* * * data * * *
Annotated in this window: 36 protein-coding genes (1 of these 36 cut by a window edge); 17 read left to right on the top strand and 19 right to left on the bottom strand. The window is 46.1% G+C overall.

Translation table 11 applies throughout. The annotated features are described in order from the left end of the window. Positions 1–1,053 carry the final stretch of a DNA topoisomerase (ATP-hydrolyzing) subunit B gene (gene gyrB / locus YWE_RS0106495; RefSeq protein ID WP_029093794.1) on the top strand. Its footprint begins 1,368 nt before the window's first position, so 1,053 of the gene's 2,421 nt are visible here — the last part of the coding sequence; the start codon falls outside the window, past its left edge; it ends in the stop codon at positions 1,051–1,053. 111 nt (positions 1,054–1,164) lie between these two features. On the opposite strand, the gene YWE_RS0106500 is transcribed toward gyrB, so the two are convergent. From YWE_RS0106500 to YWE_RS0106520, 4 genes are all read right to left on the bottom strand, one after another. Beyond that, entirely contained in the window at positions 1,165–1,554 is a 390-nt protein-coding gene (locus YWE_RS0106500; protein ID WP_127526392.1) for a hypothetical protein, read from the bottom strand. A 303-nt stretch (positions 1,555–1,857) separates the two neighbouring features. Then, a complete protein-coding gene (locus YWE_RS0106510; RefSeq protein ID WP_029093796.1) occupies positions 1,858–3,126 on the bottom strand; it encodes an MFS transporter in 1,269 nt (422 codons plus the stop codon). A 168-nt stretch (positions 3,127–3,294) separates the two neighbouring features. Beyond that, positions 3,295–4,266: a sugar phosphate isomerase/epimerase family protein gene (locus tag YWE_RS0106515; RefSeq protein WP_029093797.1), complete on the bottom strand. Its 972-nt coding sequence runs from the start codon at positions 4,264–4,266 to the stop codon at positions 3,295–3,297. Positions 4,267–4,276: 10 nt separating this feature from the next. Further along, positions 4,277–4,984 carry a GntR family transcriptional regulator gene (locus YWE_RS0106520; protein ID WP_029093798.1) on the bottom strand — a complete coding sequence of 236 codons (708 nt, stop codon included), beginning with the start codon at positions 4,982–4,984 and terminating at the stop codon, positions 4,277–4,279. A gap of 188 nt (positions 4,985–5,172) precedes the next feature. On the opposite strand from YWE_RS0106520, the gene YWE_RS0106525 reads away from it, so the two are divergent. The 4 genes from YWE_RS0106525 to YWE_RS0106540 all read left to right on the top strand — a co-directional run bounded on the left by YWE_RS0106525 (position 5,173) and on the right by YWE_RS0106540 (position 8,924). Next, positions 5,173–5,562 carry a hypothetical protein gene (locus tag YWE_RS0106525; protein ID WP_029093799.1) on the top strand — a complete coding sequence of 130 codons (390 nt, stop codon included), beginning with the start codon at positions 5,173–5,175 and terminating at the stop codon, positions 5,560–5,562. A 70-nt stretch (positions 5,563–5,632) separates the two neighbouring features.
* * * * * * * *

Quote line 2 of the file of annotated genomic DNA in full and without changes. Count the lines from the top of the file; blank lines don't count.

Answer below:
Translation table 11 applies throughout. The annotated features are described in order from the left end of the window. Positions 1–1,053 carry the final stretch of a DNA topoisomerase (ATP-hydrolyzing) subunit B gene (gene gyrB / locus YWE_RS0106495; RefSeq protein ID WP_029093794.1) on the top strand. Its footprint begins 1,368 nt before the window's first position, so 1,053 of the gene's 2,421 nt are visible here — the last part of the coding sequence; the start codon falls outside the window, past its left edge; it ends in the stop codon at positions 1,051–1,053. 111 nt (positions 1,054–1,164) lie between these two features. On the opposite strand, the gene YWE_RS0106500 is transcribed toward gyrB, so the two are convergent. From YWE_RS0106500 to YWE_RS0106520, 4 genes are all read right to left on the bottom strand, one after another. Beyond that, entirely contained in the window at positions 1,165–1,554 is a 390-nt protein-coding gene (locus YWE_RS0106500; protein ID WP_127526392.1) for a hypothetical protein, read from the bottom strand. A 303-nt stretch (positions 1,555–1,857) separates the two neighbouring features. Then, a complete protein-coding gene (locus YWE_RS0106510; RefSeq protein ID WP_029093796.1) occupies positions 1,858–3,126 on the bottom strand; it encodes an MFS transporter in 1,269 nt (422 codons plus the stop codon). A 168-nt stretch (positions 3,127–3,294) separates the two neighbouring features. Beyond that, positions 3,295–4,266: a sugar phosphate isomerase/epimerase family protein gene (locus tag YWE_RS0106515; RefSeq protein WP_029093797.1), complete on the bottom strand. Its 972-nt coding sequence runs from the start codon at positions 4,264–4,266 to the stop codon at positions 3,295–3,297. Positions 4,267–4,276: 10 nt separating this feature from the next. Further along, positions 4,277–4,984 carry a GntR family transcriptional regulator gene (locus YWE_RS0106520; protein ID WP_029093798.1) on the bottom strand — a complete coding sequence of 236 codons (708 nt, stop codon included), beginning with the start codon at positions 4,982–4,984 and terminating at the stop codon, positions 4,277–4,279. A gap of 188 nt (positions 4,985–5,172) precedes the next feature. On the opposite strand from YWE_RS0106520, the gene YWE_RS0106525 reads away from it, so the two are divergent. The 4 genes from YWE_RS0106525 to YWE_RS0106540 all read left to right on the top strand — a co-directional run bounded on the left by YWE_RS0106525 (position 5,173) and on the right by YWE_RS0106540 (position 8,924). Next, positions 5,173–5,562 carry a hypothetical protein gene (locus tag YWE_RS0106525; protein ID WP_029093799.1) on the top strand — a complete coding sequence of 130 codons (390 nt, stop codon included), beginning with the start codon at positions 5,173–5,175 and terminating at the stop codon, positions 5,560–5,562. A 70-nt stretch (positions 5,563–5,632) separates the two neighbouring features.